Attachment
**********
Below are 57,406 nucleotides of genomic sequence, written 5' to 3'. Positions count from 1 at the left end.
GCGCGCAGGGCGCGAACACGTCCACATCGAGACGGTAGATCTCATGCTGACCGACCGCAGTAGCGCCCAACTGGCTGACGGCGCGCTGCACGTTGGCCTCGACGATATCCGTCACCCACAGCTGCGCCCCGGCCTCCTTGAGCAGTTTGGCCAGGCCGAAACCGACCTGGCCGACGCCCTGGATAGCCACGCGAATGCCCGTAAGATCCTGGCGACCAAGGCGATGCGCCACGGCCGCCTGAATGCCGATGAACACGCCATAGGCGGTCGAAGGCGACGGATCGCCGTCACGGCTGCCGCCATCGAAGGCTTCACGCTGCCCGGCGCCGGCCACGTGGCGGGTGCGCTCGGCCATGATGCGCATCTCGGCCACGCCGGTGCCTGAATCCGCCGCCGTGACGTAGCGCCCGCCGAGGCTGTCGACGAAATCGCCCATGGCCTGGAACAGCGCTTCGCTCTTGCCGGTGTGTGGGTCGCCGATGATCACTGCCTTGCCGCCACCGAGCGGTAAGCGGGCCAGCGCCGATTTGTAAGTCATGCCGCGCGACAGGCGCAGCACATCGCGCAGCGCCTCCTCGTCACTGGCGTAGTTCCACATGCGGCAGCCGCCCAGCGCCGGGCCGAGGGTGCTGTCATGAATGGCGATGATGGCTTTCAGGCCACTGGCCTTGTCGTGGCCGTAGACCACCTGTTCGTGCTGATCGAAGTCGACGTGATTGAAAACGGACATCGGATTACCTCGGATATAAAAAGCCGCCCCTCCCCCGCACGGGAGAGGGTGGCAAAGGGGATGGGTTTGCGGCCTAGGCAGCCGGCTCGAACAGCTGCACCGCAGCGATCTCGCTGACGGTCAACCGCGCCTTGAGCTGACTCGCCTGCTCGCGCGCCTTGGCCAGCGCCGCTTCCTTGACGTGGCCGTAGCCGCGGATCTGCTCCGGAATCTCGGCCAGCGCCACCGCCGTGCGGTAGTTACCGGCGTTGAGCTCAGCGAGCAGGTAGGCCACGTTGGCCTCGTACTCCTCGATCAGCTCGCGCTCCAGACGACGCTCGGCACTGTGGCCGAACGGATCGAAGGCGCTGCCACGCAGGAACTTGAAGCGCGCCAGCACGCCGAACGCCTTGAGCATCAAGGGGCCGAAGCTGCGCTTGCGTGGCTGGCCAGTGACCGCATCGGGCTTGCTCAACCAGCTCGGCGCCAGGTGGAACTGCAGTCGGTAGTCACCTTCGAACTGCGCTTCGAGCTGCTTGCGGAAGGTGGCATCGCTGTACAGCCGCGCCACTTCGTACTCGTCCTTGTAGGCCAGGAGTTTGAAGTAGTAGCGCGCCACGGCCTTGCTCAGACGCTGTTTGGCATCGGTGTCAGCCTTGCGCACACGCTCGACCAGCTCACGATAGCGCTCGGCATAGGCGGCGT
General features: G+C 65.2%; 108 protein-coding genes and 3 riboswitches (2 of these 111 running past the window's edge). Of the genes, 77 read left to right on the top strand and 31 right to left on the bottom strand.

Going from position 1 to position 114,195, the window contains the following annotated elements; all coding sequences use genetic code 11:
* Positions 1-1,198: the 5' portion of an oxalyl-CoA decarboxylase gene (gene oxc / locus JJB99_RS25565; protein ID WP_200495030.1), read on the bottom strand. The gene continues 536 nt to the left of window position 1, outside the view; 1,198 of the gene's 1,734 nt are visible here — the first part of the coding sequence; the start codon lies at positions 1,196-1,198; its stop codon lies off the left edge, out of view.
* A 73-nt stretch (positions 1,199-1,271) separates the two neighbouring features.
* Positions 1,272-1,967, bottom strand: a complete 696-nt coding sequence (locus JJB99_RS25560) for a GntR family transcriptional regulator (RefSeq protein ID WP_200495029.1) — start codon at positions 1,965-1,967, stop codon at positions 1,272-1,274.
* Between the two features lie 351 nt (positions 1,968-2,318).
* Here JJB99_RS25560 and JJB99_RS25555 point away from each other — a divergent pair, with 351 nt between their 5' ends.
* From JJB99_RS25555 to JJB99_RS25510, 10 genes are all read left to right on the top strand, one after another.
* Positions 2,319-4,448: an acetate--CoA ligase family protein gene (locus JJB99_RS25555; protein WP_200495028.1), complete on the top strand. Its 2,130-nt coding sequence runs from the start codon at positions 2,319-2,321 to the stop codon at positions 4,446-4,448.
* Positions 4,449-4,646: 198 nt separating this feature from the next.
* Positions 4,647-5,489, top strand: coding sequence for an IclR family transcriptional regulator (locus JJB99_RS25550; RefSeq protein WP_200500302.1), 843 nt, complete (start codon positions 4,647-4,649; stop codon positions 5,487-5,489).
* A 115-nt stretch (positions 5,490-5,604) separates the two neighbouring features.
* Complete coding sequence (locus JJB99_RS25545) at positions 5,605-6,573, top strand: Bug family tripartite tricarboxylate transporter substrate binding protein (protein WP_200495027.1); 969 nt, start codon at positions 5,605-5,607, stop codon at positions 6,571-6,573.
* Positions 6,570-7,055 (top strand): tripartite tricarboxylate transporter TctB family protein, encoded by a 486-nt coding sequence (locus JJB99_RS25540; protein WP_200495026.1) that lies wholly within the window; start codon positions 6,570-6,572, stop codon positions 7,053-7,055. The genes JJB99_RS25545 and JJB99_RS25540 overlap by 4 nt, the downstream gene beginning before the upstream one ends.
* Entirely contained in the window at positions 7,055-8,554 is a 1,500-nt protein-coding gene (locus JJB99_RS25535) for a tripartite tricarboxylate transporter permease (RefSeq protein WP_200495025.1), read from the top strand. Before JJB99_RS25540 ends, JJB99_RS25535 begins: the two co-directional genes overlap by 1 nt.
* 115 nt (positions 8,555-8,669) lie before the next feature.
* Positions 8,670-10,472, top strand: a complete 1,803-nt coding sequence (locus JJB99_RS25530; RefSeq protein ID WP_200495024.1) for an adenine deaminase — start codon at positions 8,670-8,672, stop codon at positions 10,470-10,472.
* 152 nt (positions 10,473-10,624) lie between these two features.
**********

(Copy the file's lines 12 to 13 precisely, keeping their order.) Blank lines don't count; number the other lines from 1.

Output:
* Positions 4,449-4,646: 198 nt separating this feature from the next.
* Positions 4,647-5,489, top strand: coding sequence for an IclR family transcriptional regulator (locus JJB99_RS25550; RefSeq protein WP_200500302.1), 843 nt, complete (start codon positions 4,647-4,649; stop codon positions 5,487-5,489).